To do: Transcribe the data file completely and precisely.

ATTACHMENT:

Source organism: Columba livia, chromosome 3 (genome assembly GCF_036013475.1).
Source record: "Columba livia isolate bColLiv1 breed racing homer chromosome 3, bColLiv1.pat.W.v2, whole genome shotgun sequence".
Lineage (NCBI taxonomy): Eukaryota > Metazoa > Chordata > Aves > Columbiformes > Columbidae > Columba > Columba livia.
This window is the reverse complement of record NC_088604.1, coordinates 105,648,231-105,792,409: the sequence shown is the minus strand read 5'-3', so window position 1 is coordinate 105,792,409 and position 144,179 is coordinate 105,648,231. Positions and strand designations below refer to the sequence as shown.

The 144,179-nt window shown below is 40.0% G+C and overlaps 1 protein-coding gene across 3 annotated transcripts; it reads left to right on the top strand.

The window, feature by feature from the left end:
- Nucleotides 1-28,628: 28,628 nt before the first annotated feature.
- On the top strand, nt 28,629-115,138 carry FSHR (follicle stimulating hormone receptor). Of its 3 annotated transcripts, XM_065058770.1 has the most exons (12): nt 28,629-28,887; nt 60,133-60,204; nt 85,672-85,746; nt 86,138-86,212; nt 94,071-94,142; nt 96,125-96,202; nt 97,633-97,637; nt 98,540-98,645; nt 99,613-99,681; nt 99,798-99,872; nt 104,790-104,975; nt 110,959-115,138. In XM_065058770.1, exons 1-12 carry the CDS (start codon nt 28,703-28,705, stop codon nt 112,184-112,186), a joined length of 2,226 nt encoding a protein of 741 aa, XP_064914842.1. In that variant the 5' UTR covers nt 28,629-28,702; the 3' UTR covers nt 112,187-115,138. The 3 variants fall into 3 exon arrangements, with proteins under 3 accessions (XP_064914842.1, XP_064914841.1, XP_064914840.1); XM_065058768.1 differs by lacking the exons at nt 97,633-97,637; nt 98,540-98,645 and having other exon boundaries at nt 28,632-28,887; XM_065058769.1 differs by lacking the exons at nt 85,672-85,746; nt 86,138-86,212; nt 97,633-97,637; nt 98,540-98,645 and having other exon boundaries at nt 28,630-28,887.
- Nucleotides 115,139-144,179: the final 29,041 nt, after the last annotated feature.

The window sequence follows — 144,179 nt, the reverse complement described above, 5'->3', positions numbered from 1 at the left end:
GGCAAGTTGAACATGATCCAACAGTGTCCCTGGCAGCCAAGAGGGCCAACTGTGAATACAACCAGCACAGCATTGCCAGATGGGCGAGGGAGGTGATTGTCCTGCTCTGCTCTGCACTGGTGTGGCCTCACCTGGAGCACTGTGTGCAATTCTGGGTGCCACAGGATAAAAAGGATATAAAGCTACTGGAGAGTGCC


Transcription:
Source organism: Columba livia, chromosome 3 (genome assembly GCF_036013475.1).
Source record: "Columba livia isolate bColLiv1 breed racing homer chromosome 3, bColLiv1.pat.W.v2, whole genome shotgun sequence".
Lineage (NCBI taxonomy): Eukaryota > Metazoa > Chordata > Aves > Columbiformes > Columbidae > Columba > Columba livia.
This window is the reverse complement of record NC_088604.1, coordinates 105,648,231-105,792,409: the sequence shown is the minus strand read 5'-3', so window position 1 is coordinate 105,792,409 and position 144,179 is coordinate 105,648,231. Positions and strand designations below refer to the sequence as shown.

The 144,179-nt window shown below is 40.0% G+C and overlaps 1 protein-coding gene across 3 annotated transcripts; it reads left to right on the top strand.

The window, feature by feature from the left end:
- Nucleotides 1-28,628: 28,628 nt before the first annotated feature.
- On the top strand, nt 28,629-115,138 carry FSHR (follicle stimulating hormone receptor). Of its 3 annotated transcripts, XM_065058770.1 has the most exons (12): nt 28,629-28,887; nt 60,133-60,204; nt 85,672-85,746; nt 86,138-86,212; nt 94,071-94,142; nt 96,125-96,202; nt 97,633-97,637; nt 98,540-98,645; nt 99,613-99,681; nt 99,798-99,872; nt 104,790-104,975; nt 110,959-115,138. In XM_065058770.1, exons 1-12 carry the CDS (start codon nt 28,703-28,705, stop codon nt 112,184-112,186), a joined length of 2,226 nt encoding a protein of 741 aa, XP_064914842.1. In that variant the 5' UTR covers nt 28,629-28,702; the 3' UTR covers nt 112,187-115,138. The 3 variants fall into 3 exon arrangements, with proteins under 3 accessions (XP_064914842.1, XP_064914841.1, XP_064914840.1); XM_065058768.1 differs by lacking the exons at nt 97,633-97,637; nt 98,540-98,645 and having other exon boundaries at nt 28,632-28,887; XM_065058769.1 differs by lacking the exons at nt 85,672-85,746; nt 86,138-86,212; nt 97,633-97,637; nt 98,540-98,645 and having other exon boundaries at nt 28,630-28,887.
- Nucleotides 115,139-144,179: the final 29,041 nt, after the last annotated feature.

The window sequence follows — 144,179 nt, the reverse complement described above, 5'->3', positions numbered from 1 at the left end:
GGCAAGTTGAACATGATCCAACAGTGTCCCTGGCAGCCAAGAGGGCCAACTGTGAATACAACCAGCACAGCATTGCCAGATGGGCGAGGGAGGTGATTGTCCTGCTCTGCTCTGCACTGGTGTGGCCTCACCTGGAGCACTGTGTGCAATTCTGGGTGCCACAGGATAAAAAGGATATAAAGCTACTGGAGAGTGCC